Tag Archives: javascript

Pet Project: Mechanic.js, a jQuery-esque UIAutomation library for iOS

March 12, 2012 | Jason Kozemczak

A few weeks back, I started working on a new project at work. Our client had a suite of iPad apps that had originally been written by an offshore IT firm. The many-tentacled beast of a codebase had nothing in the form of testing, so early on we started adding basic UATs and regressions where possible in order to safeguard the features of the various iPad apps (which had little to nothing in terms of documentation, etc).

As we worked to add UAT coverage with UIAutomation, I was growing tired of the rather verbose syntax that UIAutomation provides. Many of the functions available to UIAutomation elements have multiple versions of functions (tap, doubleTap, twoFingerTap, tapWithOptions, etc.), and no easy way to traverse an app’s element hierarchy.

I pined for a library that would make interacting with UIAElements as fun and simple as libraries like jQuery, Dojo, Zepto and the like have made interacting with the DOM. When I found there was no such library, I wrote my own: mechanic.js.

Mechanic gives you the element traversal features you know and love from CSS selector engines along with the ability to chain selector functions together. Convenience methods for much of the UIAutomation API have been provided in a “chained” version.

I’ve been working on an initial implementation this week, and API documentation and test coverage are my next concerns in the coming weeks. In the meantime, check it out on Github. If you find a missing or broken feature (and there surely are some), submit an issue (or just fix it yourself and send a pull request via Github.

Hopefully this is useful to more than just myself. Let me know what you think in the comments!

Introducing nCoffeeScript: a CoffeeScript compiler for Windows

January 8, 2011 | Jason Kozemczak

The wonderful CoffeeScript turned 1 (dot 0) over the Christmas break. For those who haven’t heard of it yet, I highly recommend you visit the site and look/play around. You can even check out the amazing annotated source for it, courtesy of its primary developer, Jeremy Ashkenas. The documentation is incredible actually.

In case Coffeescript is new to you, it’s a language that looks a lot like the lovechild of Ruby and Python, and it just so happens to compile into Javascript. If you visited the link above, you’d learn that it compiles 1-to-1 into Javascript. CoffeeScript’s compiled output is well-formed and well-performing Javascript. I could go on, but it’s probably best just to go to the site; it’ll do a far better job demonstrating its awesome-ness.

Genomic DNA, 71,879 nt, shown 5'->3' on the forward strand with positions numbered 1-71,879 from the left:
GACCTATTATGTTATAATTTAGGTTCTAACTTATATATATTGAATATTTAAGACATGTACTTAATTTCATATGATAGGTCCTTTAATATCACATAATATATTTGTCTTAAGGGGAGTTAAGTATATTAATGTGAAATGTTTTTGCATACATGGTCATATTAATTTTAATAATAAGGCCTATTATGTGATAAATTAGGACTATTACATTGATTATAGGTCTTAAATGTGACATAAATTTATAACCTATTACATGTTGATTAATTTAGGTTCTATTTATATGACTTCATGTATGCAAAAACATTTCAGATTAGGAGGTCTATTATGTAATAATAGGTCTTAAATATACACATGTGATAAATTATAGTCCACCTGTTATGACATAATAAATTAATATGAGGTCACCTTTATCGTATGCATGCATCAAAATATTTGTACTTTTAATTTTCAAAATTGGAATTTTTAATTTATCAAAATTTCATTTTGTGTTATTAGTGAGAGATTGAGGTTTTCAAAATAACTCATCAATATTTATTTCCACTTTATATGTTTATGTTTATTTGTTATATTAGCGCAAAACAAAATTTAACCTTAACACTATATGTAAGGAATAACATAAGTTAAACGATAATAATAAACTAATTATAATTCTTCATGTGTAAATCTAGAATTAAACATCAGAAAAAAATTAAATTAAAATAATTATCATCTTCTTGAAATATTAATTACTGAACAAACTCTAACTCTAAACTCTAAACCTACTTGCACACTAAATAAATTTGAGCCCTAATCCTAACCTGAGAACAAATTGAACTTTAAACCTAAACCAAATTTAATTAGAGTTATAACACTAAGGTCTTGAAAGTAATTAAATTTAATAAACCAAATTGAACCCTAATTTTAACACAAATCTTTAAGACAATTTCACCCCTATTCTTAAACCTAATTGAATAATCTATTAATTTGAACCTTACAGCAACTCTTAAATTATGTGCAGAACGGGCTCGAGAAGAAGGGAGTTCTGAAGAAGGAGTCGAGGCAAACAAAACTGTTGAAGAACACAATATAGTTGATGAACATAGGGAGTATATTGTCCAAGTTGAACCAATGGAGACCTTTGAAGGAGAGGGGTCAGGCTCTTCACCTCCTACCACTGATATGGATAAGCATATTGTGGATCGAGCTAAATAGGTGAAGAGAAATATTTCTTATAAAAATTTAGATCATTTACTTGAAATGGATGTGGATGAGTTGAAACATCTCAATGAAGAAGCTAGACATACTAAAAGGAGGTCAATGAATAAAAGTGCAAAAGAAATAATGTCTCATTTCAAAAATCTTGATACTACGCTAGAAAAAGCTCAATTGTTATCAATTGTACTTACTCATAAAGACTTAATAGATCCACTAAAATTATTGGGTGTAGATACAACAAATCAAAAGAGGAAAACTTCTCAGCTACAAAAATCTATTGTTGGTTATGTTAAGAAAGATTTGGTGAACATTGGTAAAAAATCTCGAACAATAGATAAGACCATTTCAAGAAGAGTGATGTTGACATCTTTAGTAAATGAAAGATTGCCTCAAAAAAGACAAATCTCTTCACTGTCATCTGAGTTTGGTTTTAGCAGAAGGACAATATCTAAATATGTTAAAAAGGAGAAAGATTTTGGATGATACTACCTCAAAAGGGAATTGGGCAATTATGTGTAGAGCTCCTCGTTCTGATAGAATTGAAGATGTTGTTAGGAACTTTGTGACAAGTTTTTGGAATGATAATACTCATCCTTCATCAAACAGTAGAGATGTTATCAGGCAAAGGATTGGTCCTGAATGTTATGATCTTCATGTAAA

Poor Windows Developers…

CoffeeScript’s command-line compiler is implemented using Node.js; the downside to that fact is that there’s no easy way for Windows developers to integrate CoffeeScript into new and existing web apps. Since CoffeeScript is actually written in Javascript, it can be compiled in the browser, but this isn’t a very practical in an automated build/deploymen environment. CoffeeScript can also be compiled “on the fly” in a client’s browser, but this solution is not a viable production-level option.

Another possible solution is to install Cygwin, compile Node.js, and then download/install CoffeeScript, but this path is long and difficult, and still makes compiling from Windows arduous.

nCoffeeScript to the Rescue

The obvious solution to this problem was to create my own path. As such, I’ve created nCoffeeScript, a CoffeeScript compiler written in .NET for Windows environments! The source can be found on Github. Get the source, build it, and try it out. Let me know what you like and what you wish you could do with it!

I consider nCoffeeScript to be at v0.1 sort of state. I spent a few hours the past two nights getting the main use cases working, but haven’t put that much time into just yet.

Under the covers, nCoffeeScript uses Mozilla’s Rhino. nCoffeeScript interfaces with Rhino using IKVM for Java/.NET interoperability. nCoffeeScript is inspired by jCoffeeScript in its use of Rhino to execute the compilation process in Javascript.

Right now, you can use nCoffeeScript to compile an individual CoffeeScript file; you can also pass it a directory, and nCoffeeScript will compile each CoffeeScript file in the directory into its own Javascript file. By default, nCoffeeScript will wrap the compiled Javascript in a safety function. This wrapper can optionally be left out using the “/nowrap” command-line option.

For more details, visit the Github repo! Hopefully this is one step toward making it trivial to leverage CoffeeScript in our web applications. I hope to follow up with a possible path to utilizing nCoffeeScript in ASP.NET builds/deployments.